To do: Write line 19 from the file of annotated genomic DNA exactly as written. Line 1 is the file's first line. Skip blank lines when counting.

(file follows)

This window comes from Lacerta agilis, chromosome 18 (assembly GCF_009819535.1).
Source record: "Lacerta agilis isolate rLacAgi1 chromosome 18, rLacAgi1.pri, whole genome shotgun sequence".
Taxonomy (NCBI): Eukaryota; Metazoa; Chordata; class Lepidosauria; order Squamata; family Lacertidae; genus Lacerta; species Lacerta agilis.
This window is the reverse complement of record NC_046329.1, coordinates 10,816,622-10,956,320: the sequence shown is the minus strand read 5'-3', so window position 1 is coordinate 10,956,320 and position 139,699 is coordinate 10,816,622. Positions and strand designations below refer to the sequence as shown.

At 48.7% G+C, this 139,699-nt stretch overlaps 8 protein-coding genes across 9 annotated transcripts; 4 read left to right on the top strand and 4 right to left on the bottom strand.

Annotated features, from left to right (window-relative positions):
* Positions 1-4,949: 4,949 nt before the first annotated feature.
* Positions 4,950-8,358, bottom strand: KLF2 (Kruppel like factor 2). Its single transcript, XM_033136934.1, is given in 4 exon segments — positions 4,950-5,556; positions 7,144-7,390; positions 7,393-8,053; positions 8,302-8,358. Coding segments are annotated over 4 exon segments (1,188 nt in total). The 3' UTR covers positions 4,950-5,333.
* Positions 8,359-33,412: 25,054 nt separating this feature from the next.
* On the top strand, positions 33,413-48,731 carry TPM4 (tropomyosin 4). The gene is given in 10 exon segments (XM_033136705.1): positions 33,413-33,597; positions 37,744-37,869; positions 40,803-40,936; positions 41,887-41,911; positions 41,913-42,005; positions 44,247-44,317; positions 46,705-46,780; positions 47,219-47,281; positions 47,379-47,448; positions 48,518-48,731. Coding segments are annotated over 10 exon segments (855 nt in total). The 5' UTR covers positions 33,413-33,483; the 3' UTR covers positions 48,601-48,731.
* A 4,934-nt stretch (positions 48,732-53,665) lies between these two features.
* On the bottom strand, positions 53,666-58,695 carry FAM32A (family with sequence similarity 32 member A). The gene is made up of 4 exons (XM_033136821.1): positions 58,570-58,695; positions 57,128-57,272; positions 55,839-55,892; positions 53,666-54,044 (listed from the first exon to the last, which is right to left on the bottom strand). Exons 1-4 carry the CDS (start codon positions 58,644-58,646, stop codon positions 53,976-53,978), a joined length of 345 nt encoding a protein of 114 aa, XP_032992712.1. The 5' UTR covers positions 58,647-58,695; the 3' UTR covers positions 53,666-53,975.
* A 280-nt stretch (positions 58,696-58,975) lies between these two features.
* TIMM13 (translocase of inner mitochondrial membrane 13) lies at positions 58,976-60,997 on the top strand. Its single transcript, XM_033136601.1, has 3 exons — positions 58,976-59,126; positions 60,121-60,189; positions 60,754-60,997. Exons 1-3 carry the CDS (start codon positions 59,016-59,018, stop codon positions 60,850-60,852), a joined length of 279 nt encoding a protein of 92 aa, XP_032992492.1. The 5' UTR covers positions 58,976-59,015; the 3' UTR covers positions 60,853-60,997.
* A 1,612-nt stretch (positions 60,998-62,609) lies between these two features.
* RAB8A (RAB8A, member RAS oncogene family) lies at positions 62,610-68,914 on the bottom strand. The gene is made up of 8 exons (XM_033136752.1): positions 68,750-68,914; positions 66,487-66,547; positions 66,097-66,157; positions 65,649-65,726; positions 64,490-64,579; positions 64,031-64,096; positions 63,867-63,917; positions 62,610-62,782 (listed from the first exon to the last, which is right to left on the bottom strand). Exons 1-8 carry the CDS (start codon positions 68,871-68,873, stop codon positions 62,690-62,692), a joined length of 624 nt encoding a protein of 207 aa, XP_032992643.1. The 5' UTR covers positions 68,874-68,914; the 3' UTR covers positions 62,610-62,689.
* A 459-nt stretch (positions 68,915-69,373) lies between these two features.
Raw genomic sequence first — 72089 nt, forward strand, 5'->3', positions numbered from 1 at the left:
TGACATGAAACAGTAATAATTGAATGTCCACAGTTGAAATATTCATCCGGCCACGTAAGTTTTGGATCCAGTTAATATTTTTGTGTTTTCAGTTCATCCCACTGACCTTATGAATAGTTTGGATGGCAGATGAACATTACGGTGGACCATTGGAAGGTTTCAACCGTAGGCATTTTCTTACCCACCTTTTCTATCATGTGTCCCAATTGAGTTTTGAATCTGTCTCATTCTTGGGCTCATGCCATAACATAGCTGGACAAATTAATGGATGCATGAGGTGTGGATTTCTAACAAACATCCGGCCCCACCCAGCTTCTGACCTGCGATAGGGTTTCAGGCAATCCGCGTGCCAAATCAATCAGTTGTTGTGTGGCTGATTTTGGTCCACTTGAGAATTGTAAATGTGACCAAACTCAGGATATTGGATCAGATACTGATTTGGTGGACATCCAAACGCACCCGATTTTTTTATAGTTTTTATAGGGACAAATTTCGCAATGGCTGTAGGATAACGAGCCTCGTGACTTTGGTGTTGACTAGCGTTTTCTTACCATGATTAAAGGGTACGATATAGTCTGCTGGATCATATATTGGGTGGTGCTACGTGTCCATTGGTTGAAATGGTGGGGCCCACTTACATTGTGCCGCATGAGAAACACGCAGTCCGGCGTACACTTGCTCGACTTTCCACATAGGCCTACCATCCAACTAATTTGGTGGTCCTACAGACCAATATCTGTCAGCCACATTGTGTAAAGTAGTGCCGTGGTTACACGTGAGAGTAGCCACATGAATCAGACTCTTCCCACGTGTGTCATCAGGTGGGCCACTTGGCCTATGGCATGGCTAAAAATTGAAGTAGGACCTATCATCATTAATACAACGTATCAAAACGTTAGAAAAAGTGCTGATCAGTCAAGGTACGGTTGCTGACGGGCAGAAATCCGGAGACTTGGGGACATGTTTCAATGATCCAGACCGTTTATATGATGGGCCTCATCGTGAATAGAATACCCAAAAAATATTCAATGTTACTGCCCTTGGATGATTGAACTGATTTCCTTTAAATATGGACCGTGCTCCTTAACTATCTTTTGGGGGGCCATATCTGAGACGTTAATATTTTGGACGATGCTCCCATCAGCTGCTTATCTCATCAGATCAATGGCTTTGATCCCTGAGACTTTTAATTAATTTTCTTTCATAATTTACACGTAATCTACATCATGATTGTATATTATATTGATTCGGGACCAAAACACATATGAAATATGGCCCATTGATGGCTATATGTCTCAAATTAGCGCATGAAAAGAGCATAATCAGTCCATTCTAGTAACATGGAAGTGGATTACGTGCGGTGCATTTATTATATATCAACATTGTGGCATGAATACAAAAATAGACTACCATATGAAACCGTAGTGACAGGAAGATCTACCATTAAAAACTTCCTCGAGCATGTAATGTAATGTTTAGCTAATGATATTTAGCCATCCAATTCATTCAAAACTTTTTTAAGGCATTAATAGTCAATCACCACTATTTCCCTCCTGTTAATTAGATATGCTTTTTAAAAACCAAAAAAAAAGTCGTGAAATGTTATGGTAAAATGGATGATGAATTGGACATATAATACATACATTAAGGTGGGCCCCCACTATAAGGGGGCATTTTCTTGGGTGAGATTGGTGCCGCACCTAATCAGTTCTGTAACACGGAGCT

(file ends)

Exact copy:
TGACATGAAACAGTAATAATTGAATGTCCACAGTTGAAATATTCATCCGGCCACGTAAGTTTTGGATCCAGTTAATATTTTTGTGTTTTCAGTTCATCCCACTGACCTTATGAATAGTTTGGATGGCAGATGAACATTACGGTGGACCATTGGAAGGTTTCAACCGTAGGCATTTTCTTACCCACCTTTTCTATCATGTGTCCCAATTGAGTTTTGAATCTGTCTCATTCTTGGGCTCATGCCATAACATAGCTGGACAAATTAATGGATGCATGAGGTGTGGATTTCTAACAAACATCCGGCCCCACCCAGCTTCTGACCTGCGATAGGGTTTCAGGCAATCCGCGTGCCAAATCAATCAGTTGTTGTGTGGCTGATTTTGGTCCACTTGAGAATTGTAAATGTGACCAAACTCAGGATATTGGATCAGATACTGATTTGGTGGACATCCAAACGCACCCGATTTTTTTATAGTTTTTATAGGGACAAATTTCGCAATGGCTGTAGGATAACGAGCCTCGTGACTTTGGTGTTGACTAGCGTTTTCTTACCATGATTAAAGGGTACGATATAGTCTGCTGGATCATATATTGGGTGGTGCTACGTGTCCATTGGTTGAAATGGTGGGGCCCACTTACATTGTGCCGCATGAGAAACACGCAGTCCGGCGTACACTTGCTCGACTTTCCACATAGGCCTACCATCCAACTAATTTGGTGGTCCTACAGACCAATATCTGTCAGCCACATTGTGTAAAGTAGTGCCGTGGTTACACGTGAGAGTAGCCACATGAATCAGACTCTTCCCACGTGTGTCATCAGGTGGGCCACTTGGCCTATGGCATGGCTAAAAATTGAAGTAGGACCTATCATCATTAATACAACGTATCAAAACGTTAGAAAAAGTGCTGATCAGTCAAGGTACGGTTGCTGACGGGCAGAAATCCGGAGACTTGGGGACATGTTTCAATGATCCAGACCGTTTATATGATGGGCCTCATCGTGAATAGAATACCCAAAAAATATTCAATGTTACTGCCCTTGGATGATTGAACTGATTTCCTTTAAATATGGACCGTGCTCCTTAACTATCTTTTGGGGGGCCATATCTGAGACGTTAATATTTTGGACGATGCTCCCATCAGCTGCTTATCTCATCAGATCAATGGCTTTGATCCCTGAGACTTTTAATTAATTTTCTTTCATAATTTACACGTAATCTACATCATGATTGTATATTATATTGATTCGGGACCAAAACACATATGAAATATGGCCCATTGATGGCTATATGTCTCAAATTAGCGCATGAAAAGAGCATAATCAGTCCATTCTAGTAACATGGAAGTGGATTACGTGCGGTGCATTTATTATATATCAACATTGTGGCATGAATACAAAAATAGACTACCATATGAAACCGTAGTGACAGGAAGATCTACCATTAAAAACTTCCTCGAGCATGTAATGTAATGTTTAGCTAATGATATTTAGCCATCCAATTCATTCAAAACTTTTTTAAGGCATTAATAGTCAATCACCACTATTTCCCTCCTGTTAATTAGATATGCTTTTTAAAAACCAAAAAAAAAGTCGTGAAATGTTATGGTAAAATGGATGATGAATTGGACATATAATACATACATTAAGGTGGGCCCCCACTATAAGGGGGCATTTTCTTGGGTGAGATTGGTGCCGCACCTAATCAGTTCTGTAACACGGAGCT